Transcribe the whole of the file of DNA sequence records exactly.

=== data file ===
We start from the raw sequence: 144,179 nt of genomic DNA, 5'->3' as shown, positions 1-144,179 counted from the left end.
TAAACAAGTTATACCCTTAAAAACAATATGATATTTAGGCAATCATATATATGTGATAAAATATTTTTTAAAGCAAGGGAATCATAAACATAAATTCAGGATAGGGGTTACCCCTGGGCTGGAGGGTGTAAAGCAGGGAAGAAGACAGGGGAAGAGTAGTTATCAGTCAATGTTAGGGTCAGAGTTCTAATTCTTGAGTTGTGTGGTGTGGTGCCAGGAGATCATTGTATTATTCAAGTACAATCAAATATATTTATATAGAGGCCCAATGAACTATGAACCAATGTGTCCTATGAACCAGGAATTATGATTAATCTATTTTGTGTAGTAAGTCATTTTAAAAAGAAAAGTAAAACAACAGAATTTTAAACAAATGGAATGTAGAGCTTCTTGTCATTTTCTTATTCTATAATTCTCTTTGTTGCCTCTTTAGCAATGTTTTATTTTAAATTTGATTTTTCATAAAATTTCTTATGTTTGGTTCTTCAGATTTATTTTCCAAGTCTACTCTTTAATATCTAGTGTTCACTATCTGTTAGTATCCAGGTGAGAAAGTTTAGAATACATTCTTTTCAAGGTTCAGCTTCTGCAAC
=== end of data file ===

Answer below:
We start from the raw sequence: 144,179 nt of genomic DNA, 5'->3' as shown, positions 1-144,179 counted from the left end.
TAAACAAGTTATACCCTTAAAAACAATATGATATTTAGGCAATCATATATATGTGATAAAATATTTTTTAAAGCAAGGGAATCATAAACATAAATTCAGGATAGGGGTTACCCCTGGGCTGGAGGGTGTAAAGCAGGGAAGAAGACAGGGGAAGAGTAGTTATCAGTCAATGTTAGGGTCAGAGTTCTAATTCTTGAGTTGTGTGGTGTGGTGCCAGGAGATCATTGTATTATTCAAGTACAATCAAATATATTTATATAGAGGCCCAATGAACTATGAACCAATGTGTCCTATGAACCAGGAATTATGATTAATCTATTTTGTGTAGTAAGTCATTTTAAAAAGAAAAGTAAAACAACAGAATTTTAAACAAATGGAATGTAGAGCTTCTTGTCATTTTCTTATTCTATAATTCTCTTTGTTGCCTCTTTAGCAATGTTTTATTTTAAATTTGATTTTTCATAAAATTTCTTATGTTTGGTTCTTCAGATTTATTTTCCAAGTCTACTCTTTAATATCTAGTGTTCACTATCTGTTAGTATCCAGGTGAGAAAGTTTAGAATACATTCTTTTCAAGGTTCAGCTTCTGCAAC